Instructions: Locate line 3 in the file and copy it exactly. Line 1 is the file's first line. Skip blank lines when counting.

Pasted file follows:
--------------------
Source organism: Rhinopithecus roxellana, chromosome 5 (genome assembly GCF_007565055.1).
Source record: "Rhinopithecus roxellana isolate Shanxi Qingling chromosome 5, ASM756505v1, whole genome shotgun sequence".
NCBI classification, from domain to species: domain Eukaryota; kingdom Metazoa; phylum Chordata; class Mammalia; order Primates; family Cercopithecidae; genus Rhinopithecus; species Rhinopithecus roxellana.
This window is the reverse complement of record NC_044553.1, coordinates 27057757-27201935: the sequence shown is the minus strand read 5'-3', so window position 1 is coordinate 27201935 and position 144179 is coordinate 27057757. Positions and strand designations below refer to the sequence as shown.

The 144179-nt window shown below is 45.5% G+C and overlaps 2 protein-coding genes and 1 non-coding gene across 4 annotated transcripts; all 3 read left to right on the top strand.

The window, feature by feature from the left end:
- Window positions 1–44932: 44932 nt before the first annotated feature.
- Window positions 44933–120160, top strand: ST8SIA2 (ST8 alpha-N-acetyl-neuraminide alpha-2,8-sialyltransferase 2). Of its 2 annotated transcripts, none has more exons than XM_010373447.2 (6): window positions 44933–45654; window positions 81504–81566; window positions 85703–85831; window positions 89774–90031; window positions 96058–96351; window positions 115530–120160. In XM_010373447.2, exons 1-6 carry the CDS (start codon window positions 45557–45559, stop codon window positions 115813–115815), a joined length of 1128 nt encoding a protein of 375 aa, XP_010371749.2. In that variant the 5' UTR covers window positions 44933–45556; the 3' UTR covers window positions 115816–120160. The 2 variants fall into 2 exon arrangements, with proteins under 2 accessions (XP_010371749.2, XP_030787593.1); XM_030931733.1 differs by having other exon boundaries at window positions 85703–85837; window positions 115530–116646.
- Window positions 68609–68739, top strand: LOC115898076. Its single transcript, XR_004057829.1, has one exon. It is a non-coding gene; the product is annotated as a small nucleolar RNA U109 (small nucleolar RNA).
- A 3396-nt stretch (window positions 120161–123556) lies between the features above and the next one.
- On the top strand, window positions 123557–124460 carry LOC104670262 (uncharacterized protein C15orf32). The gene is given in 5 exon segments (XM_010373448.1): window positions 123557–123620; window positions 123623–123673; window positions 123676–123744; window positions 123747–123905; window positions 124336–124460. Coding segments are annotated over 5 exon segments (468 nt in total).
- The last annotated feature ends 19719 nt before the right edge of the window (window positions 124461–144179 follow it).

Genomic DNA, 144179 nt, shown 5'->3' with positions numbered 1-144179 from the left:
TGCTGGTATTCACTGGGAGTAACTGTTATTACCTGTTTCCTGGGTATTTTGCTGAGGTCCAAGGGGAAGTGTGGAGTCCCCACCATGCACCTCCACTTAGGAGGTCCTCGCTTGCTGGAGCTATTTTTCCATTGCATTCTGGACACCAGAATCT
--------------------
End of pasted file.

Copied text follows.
NCBI classification, from domain to species: domain Eukaryota; kingdom Metazoa; phylum Chordata; class Mammalia; order Primates; family Cercopithecidae; genus Rhinopithecus; species Rhinopithecus roxellana.